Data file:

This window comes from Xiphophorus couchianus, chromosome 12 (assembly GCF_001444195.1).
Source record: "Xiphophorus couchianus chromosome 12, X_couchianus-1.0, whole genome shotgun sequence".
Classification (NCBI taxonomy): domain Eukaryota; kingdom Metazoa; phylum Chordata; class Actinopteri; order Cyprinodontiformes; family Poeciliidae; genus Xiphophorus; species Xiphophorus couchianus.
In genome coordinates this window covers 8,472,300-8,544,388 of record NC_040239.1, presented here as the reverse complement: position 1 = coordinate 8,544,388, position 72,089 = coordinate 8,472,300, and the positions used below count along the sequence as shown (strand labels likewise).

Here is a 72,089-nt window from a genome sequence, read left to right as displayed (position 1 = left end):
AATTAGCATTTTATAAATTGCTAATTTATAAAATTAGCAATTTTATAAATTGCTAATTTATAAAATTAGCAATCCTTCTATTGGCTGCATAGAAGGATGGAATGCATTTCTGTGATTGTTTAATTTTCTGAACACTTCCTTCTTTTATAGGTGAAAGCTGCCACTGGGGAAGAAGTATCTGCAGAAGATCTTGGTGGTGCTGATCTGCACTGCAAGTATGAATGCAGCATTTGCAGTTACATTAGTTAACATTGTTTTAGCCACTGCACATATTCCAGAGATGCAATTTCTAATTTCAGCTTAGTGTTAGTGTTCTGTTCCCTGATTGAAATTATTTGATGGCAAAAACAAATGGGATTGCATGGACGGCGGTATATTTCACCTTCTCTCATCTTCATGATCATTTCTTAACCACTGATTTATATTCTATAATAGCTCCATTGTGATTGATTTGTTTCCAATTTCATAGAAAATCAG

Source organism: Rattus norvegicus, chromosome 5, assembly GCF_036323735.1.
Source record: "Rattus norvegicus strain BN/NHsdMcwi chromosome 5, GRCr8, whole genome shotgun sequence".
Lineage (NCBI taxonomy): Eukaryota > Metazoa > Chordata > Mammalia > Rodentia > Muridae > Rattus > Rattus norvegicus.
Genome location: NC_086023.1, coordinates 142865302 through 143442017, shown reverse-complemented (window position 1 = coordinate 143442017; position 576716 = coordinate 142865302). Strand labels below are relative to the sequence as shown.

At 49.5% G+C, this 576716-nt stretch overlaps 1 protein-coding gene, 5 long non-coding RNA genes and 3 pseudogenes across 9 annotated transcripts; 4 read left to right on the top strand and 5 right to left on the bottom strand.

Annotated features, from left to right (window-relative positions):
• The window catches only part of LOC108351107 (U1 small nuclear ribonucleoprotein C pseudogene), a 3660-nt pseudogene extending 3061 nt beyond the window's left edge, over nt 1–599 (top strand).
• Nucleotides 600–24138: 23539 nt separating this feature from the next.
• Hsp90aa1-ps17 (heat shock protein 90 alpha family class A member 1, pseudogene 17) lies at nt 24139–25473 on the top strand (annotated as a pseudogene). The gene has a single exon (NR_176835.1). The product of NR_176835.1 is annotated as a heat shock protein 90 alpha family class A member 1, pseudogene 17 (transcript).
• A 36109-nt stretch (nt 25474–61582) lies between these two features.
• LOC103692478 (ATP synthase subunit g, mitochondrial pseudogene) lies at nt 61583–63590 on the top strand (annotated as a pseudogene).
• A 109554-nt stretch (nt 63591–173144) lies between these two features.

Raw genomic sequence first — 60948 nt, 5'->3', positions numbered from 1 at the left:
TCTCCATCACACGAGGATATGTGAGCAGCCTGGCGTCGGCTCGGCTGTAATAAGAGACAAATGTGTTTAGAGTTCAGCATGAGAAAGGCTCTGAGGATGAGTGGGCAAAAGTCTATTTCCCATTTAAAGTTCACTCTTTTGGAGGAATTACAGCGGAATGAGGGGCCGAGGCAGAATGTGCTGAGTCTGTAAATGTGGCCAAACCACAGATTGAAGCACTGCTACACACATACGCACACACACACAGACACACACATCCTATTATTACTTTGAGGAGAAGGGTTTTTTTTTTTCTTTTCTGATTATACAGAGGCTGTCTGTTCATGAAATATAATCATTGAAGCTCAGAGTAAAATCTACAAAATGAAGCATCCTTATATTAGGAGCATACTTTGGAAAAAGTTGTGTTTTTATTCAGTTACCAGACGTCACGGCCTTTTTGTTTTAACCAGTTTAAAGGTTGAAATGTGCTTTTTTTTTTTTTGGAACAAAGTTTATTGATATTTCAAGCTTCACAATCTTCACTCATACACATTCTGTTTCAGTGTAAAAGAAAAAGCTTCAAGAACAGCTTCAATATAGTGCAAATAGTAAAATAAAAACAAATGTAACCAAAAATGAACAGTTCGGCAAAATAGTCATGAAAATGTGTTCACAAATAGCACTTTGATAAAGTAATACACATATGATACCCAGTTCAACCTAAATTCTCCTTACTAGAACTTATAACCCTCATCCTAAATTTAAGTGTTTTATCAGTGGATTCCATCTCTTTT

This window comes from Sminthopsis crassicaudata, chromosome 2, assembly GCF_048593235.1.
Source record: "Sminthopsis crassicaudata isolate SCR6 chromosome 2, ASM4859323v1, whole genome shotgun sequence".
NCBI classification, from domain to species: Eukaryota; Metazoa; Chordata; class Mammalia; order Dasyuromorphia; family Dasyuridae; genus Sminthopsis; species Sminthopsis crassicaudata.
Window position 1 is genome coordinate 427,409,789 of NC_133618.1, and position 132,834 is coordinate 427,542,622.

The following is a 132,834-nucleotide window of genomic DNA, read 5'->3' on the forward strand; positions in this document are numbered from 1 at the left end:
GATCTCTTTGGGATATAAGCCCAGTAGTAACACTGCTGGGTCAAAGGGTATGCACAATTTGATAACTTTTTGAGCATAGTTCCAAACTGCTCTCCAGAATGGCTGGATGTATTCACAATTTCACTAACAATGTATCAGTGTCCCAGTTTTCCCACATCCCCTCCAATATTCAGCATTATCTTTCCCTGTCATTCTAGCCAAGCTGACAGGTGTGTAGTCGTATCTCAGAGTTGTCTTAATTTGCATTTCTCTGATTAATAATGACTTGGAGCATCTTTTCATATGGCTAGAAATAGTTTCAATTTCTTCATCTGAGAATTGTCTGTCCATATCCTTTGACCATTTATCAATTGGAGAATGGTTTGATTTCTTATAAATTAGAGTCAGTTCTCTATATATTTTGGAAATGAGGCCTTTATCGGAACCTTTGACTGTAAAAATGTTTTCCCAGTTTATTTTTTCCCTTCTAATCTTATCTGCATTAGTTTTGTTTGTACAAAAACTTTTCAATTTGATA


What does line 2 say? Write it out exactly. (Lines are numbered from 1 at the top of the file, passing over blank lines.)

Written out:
Source record: "Xiphophorus couchianus chromosome 12, X_couchianus-1.0, whole genome shotgun sequence".